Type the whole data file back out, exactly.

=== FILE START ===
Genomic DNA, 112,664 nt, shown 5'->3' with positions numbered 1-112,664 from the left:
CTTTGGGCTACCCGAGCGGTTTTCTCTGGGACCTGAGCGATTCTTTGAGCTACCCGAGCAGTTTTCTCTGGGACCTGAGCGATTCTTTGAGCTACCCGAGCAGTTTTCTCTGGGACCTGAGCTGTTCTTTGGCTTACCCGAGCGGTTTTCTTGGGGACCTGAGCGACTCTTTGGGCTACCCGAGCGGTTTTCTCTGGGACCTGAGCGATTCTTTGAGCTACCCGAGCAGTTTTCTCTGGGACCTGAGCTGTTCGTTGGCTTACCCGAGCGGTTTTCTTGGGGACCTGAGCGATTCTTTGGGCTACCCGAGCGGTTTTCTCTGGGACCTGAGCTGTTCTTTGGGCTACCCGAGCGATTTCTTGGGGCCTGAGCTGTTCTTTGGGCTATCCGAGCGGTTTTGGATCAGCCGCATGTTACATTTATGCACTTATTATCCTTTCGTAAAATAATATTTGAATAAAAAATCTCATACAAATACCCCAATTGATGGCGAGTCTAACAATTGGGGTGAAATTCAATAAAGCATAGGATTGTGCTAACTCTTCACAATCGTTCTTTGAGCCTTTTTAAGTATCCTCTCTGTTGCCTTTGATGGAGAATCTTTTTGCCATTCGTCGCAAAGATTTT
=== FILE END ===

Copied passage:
Genomic DNA, 112,664 nt, shown 5'->3' with positions numbered 1-112,664 from the left:
CTTTGGGCTACCCGAGCGGTTTTCTCTGGGACCTGAGCGATTCTTTGAGCTACCCGAGCAGTTTTCTCTGGGACCTGAGCGATTCTTTGAGCTACCCGAGCAGTTTTCTCTGGGACCTGAGCTGTTCTTTGGCTTACCCGAGCGGTTTTCTTGGGGACCTGAGCGACTCTTTGGGCTACCCGAGCGGTTTTCTCTGGGACCTGAGCGATTCTTTGAGCTACCCGAGCAGTTTTCTCTGGGACCTGAGCTGTTCGTTGGCTTACCCGAGCGGTTTTCTTGGGGACCTGAGCGATTCTTTGGGCTACCCGAGCGGTTTTCTCTGGGACCTGAGCTGTTCTTTGGGCTACCCGAGCGATTTCTTGGGGCCTGAGCTGTTCTTTGGGCTATCCGAGCGGTTTTGGATCAGCCGCATGTTACATTTATGCACTTATTATCCTTTCGTAAAATAATATTTGAATAAAAAATCTCATACAAATACCCCAATTGATGGCGAGTCTAACAATTGGGGTGAAATTCAATAAAGCATAGGATTGTGCTAACTCTTCACAATCGTTCTTTGAGCCTTTTTAAGTATCCTCTCTGTTGCCTTTGATGGAGAATCTTTTTGCCATTCGTCGCAAAGATTTT